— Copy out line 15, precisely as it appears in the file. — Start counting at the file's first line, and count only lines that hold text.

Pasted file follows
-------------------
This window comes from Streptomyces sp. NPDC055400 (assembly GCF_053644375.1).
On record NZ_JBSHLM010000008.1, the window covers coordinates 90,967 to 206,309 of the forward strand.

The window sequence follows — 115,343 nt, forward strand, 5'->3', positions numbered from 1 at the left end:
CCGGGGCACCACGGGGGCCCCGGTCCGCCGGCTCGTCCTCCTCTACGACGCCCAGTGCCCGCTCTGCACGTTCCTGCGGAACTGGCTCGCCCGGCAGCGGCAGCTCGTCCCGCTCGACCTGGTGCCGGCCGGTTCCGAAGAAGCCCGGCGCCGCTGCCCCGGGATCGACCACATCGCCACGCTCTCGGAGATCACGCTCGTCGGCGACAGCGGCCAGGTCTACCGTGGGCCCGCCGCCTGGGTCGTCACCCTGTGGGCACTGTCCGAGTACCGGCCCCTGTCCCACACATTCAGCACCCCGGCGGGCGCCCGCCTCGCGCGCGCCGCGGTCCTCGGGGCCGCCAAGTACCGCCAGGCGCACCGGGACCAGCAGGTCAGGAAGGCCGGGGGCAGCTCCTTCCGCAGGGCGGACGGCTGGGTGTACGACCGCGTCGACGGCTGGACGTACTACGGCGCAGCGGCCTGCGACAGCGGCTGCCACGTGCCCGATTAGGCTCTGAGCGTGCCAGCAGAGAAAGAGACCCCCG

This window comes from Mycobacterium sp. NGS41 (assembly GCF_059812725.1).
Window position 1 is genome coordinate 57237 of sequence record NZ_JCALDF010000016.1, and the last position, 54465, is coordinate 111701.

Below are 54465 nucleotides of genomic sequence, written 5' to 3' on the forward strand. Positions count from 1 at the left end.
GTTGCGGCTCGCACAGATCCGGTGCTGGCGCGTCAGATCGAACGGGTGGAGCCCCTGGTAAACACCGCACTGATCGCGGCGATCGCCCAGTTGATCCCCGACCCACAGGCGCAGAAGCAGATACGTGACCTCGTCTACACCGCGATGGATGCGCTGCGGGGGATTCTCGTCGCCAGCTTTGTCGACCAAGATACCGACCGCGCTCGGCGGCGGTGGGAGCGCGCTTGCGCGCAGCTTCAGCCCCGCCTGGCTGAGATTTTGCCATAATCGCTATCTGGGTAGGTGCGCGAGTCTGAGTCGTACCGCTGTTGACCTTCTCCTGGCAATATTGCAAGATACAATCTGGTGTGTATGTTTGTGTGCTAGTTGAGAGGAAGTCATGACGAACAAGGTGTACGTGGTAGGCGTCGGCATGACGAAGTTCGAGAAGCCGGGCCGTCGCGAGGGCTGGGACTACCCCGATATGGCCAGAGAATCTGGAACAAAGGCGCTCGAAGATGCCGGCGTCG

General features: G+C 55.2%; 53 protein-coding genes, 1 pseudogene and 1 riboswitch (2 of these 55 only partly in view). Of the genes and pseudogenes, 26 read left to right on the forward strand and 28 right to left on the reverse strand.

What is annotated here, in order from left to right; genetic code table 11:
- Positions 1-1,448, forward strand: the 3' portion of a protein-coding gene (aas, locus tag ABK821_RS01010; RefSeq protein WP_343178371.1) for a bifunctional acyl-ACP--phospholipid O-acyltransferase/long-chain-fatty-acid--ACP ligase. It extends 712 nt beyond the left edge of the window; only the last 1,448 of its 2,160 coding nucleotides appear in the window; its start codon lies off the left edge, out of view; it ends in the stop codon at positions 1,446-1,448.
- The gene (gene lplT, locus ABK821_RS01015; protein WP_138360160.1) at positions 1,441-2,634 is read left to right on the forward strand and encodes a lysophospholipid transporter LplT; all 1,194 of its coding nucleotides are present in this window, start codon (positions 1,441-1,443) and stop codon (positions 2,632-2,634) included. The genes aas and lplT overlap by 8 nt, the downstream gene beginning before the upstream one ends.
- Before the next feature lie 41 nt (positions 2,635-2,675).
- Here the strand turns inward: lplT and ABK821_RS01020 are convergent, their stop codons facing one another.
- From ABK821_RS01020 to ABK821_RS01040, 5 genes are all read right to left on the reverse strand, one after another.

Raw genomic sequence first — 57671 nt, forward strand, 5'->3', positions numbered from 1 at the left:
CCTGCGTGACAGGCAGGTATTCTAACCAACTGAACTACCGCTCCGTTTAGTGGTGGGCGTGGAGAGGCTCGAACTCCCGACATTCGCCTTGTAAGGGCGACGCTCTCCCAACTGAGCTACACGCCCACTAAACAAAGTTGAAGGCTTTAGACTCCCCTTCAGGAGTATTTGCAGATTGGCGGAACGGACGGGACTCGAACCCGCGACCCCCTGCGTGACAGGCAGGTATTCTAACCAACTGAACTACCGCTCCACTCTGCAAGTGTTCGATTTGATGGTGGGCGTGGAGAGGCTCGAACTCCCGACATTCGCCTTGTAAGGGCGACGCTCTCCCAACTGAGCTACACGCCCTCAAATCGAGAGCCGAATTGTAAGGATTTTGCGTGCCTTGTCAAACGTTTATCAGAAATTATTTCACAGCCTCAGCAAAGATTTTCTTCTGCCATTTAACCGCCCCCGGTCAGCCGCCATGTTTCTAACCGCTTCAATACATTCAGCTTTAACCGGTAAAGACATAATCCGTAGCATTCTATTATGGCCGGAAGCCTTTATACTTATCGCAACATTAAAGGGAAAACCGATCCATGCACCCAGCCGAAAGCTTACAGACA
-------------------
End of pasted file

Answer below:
- From ABK821_RS01020 to ABK821_RS01040, 5 genes are all read right to left on the reverse strand, one after another.